Monthly Archives: October 2017

Practice what you preach

Why is it so hard to follow your own advice? On some days I feel like “do as I say, not as I do” could be my motto.
Even though I know that the people that work with and for you will copy your behavior. That means that it’s very important to practice what you preach.

When someone at work is not feeling well, I truly feel that they should they take care of their health first and stay home until they feel better. I try to get this feeling across to people, so they feel comfortable taking the time they need.
However, when I get sick, for some reason it’s a completely different story. As long as I can sit, walk and drive I will go to work. That’s setting a bad example!

Today was such a day. I had a rough night and was coughing and not feeling well. Of course, by the end of the afternoon it was even worse. Despite it being a productive day, it’s not comfortable for me and it’s not a good example for others. Changing your own behavior is difficult though.
But at least there is some hope: I already called in sick for tomorrow. No more excuses. My first order of business is getting better. Once that is taken care off I will get back to work.

Listen to your body. It's smarter than you.

From buzz to flow – regaining focus

A couple of weeks ago I wrote Focus to succeed, about being able to focus on one goal for two years. Since then I’ve read “Busy” by Tony Crabbe and I’ve come to the realization that in today’s world most people, myself included, don’t even really focus on a single thing for thirty minutes.

In some cases, when I’m working on something I get distracted by someone asking me a question, or by a phone call. However, if no one appears at my desk or gives me a call right when I’m trying to get something done I will distract myself. I will open Facebook to check for new messages, check my phone to see if anyone tried to reach me, or have a look at that incoming email.

Thinking about it I think I seldom spend more than ten minutes focused on something during the day. For some reason, I think I do a bit better in the evening. Even now that I’m on holiday I look at Instagram while reading a book, or check for interesting news stories while cooking a meal.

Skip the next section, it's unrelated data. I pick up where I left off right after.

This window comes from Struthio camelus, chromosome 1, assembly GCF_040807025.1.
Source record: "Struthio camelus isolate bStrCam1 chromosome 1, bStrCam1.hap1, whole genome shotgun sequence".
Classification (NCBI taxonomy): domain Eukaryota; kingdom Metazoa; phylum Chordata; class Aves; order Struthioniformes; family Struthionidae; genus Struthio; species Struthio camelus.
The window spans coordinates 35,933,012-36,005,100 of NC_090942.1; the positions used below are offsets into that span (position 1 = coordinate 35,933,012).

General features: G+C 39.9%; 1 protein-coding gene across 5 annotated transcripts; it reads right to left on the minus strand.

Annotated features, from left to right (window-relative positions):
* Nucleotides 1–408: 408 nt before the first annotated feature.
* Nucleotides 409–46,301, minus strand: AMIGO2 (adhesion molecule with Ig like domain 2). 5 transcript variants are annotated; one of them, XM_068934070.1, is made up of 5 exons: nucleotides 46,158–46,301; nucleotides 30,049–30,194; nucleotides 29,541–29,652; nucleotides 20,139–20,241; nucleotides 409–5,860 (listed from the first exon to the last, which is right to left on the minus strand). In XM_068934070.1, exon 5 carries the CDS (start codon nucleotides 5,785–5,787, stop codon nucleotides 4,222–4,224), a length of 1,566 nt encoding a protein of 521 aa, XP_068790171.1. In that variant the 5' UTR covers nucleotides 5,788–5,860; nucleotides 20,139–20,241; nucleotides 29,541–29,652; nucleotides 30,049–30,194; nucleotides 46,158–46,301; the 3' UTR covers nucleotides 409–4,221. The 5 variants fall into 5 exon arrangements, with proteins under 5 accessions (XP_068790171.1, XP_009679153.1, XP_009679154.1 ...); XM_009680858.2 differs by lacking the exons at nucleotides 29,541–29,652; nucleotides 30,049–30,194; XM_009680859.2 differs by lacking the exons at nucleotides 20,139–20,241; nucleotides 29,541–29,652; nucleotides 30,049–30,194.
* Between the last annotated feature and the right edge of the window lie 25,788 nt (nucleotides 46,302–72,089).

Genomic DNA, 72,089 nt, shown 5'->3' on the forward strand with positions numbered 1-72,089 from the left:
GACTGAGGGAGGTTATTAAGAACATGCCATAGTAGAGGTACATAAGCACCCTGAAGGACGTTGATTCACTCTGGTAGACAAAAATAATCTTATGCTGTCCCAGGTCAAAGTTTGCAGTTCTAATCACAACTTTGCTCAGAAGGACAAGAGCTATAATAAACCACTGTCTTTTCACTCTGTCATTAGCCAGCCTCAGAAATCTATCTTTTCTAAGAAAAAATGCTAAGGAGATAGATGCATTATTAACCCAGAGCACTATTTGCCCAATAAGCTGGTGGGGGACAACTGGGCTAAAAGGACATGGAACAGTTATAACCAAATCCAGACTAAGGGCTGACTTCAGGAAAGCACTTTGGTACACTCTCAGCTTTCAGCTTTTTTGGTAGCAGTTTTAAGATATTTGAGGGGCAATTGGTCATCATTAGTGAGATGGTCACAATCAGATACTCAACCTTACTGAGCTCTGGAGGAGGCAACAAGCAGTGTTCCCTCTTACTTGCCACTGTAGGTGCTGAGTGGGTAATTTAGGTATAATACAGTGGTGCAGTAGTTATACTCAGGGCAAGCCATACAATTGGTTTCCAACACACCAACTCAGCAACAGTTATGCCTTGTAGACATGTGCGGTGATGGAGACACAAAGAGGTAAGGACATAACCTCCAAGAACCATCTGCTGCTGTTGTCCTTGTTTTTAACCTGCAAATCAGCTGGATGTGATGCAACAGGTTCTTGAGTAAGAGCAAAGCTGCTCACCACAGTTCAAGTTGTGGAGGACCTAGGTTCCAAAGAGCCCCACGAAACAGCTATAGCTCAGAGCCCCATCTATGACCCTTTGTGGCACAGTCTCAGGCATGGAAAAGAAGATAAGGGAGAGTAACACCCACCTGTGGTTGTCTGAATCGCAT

The few things I enjoy most are playing tennis and running and those happen to be the things that get my complete attention for at least an hour. Coincidence or not?

According to Tony, we get a little dopamine buzz every time we switch attention, which makes us feel good for a few minutes. However, as the buzz wears off we need a new fix and thus switch again. And again.
I’m addicted to the buzz…

The best thing to substitute the buzz with is the nice high that you get from feeling in flow. Getting in flow requires us to deeply focus on something that is challenging and where we get direct feedback on the result.
When I get back to work and normal life next week I’m going to try to focus on a single task at a time. I think that is going to be a significant challenge in itself!
I’ll report back on how I’m doing in a few weeks.

stay focused on the end goal.jpg

Do you wonder why?

When you see someone do something you feel isn’t nice, or right, or decent, do you give that person feedback about their behavior?

One of my customers is very serious about safety and they actively encourage everyone to give feedback to someone who doesn’t follow the safety guidelines. They are very clear about the desirable behavior. Yet even in that environment it’s a big step to really address someone to ask them to change their behavior.